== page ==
French luxury brand group LVMH said on Wednesday it no longer plans to acquire iconic U.S.-based jeweler Tiffany & Co. in what was expected to be a $16.2 billion deal.

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LVMH said its board decided to no longer pursue the acquisition in light of "recent developments," including the possibility of new U.S. tariffs on French goods and Tiffany & Co.'s request to push back the deal's deadline from Nov. 24 to Dec. 31.

TIFFANY AND LOUIS VUITTON OWNER EXTEND DEAL DEADLINE

"As a results of these elements, and knowledge of the first legal analysis led by the advisors and the LVMH teams, the Board decided to comply with the Merger Agreement signed in November 2019 which provides, in any event for a closing deadline no later than November 24th, 2020 and officially records that, as it stands, the Group LVMH will therefore not be able to complete the acquisition of Tiffany & Co.," LVMH said in a statement.

Meanwhile, Tiffany & Co. says it will take legal action to ensure the deal goes through and has filed suit in Delaware.

A security guard stands in front of Tiffany & Co. as graffiti is removed, Sunday, May 31, 2020, on Rodeo Drive in Beverly Hills, Calif., following a night of unrest and protests over the death of George Floyd. (AP Photo/Marcio Jose Sanchez)

"The lawsuit not only makes clear that LVMH is in breach of its obligations relating to obtaining antitrust clearance, but also refutes LVMH's suggestions that it can avoid completing the acquisition by claiming Tiffany has undergone a Material Adverse Effect ('MAE') or breached its obligations under the Merger Agreement, or that the transaction is in some way inconsistent with its patriotic duties as a French corporation," Tiffany & Co. said in a statement.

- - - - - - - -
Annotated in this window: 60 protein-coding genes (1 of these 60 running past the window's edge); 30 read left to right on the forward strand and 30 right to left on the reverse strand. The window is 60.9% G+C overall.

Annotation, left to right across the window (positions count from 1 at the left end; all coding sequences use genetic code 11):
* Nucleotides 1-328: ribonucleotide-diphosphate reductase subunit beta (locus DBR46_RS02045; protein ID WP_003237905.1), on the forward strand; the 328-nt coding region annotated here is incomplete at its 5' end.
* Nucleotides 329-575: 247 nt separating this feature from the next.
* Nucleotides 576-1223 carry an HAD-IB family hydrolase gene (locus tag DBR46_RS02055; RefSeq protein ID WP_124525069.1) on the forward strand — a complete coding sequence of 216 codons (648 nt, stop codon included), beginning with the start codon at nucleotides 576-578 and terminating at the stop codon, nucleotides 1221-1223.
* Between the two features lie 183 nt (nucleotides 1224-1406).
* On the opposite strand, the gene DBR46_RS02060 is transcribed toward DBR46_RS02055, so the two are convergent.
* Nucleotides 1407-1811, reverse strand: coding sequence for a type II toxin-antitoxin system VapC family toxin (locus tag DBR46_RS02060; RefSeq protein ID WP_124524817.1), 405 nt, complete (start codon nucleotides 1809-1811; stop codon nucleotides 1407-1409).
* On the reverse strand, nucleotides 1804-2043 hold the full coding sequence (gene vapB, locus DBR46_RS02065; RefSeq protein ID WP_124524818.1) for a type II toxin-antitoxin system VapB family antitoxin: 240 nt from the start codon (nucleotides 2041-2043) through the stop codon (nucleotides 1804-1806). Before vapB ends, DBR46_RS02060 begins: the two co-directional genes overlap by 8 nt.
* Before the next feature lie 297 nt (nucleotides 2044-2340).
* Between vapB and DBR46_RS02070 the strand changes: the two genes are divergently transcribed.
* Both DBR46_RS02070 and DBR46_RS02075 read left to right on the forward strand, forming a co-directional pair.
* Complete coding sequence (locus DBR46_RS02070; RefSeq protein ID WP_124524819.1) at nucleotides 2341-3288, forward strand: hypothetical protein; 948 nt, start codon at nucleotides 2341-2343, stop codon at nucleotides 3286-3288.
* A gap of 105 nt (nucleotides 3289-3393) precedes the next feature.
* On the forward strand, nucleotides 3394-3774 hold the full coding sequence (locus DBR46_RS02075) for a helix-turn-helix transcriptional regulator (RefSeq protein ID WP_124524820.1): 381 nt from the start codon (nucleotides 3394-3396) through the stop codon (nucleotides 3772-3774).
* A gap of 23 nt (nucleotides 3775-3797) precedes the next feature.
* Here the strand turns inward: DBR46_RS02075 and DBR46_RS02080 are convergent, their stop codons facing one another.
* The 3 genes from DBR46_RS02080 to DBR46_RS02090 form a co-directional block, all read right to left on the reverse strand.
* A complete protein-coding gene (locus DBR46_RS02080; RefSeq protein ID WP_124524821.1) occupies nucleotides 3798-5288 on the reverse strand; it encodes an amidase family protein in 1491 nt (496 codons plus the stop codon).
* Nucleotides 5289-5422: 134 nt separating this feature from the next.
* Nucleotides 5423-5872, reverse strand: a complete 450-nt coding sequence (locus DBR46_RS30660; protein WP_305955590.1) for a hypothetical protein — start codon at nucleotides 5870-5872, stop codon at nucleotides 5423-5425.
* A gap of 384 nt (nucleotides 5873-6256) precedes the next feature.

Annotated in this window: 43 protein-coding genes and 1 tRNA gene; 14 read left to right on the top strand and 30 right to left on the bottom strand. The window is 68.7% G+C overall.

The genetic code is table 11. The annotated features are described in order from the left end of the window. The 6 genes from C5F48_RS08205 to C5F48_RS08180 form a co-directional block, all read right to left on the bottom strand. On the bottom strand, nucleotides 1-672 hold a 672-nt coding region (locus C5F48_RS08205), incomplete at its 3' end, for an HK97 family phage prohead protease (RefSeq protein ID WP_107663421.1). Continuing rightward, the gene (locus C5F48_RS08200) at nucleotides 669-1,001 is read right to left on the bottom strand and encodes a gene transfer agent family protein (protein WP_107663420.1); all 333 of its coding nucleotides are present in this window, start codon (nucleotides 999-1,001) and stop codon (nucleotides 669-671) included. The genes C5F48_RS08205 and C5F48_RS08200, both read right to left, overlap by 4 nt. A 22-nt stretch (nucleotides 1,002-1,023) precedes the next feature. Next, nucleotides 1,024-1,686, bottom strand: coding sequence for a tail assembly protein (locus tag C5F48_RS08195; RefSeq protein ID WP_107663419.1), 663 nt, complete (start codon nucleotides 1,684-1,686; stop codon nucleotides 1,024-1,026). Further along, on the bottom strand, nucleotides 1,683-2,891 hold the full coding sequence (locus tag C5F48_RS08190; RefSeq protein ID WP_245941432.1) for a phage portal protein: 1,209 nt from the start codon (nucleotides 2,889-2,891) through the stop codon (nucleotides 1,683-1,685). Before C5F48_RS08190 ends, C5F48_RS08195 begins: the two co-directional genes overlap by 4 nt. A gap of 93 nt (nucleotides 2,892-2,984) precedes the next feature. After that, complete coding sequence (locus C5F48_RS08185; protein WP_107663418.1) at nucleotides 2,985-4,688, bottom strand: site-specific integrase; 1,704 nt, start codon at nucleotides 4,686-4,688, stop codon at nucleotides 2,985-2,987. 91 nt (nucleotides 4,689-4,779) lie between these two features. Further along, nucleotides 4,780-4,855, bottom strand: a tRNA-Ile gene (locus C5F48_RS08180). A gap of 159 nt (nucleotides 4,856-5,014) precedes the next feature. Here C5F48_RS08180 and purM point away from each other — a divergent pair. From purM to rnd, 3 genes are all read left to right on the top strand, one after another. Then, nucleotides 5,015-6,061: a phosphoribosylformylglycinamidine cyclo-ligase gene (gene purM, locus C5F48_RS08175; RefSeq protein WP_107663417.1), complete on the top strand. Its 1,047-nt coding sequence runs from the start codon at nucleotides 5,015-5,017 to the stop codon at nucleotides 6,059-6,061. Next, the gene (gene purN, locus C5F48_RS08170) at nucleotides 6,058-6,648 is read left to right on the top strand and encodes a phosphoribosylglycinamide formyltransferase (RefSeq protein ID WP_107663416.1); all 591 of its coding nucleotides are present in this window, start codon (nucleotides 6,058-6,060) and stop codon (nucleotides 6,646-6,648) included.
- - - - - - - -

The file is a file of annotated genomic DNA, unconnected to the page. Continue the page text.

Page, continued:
TickerSecurityLastChangeChange %LVMUYLVMH MOËT HENNESSY LOUIS VUITTON SE95.34+0.45+0.47%TIFTIFFANY & CO114.17-7.65-6.28%

“The fundamental strength of Tiffany’s business is clear," Tiffany and Co. CEO Alessandro Bogliolo said in a statement. "The company has already returned to profitability after just one quarter of losses, and we expect our earnings in the fourth quarter of 2020 will actually exceed the same period in 2019.”

The news comes after a tough year for Tiffany & Co. The jewelry company swung to a first-quarter loss as temporary store closings due to the COVID-19 pandemic caused a “significant” sales drop.

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Tiffany & Co. lost $65 million, or 53 cents a share, as worldwide net revenue plunged 45% year-over-year to $556 million.

FOX Business' inquiry to Tiffany was not immediately returned.

FOX Business' Jonathan Garber contributed to this report.

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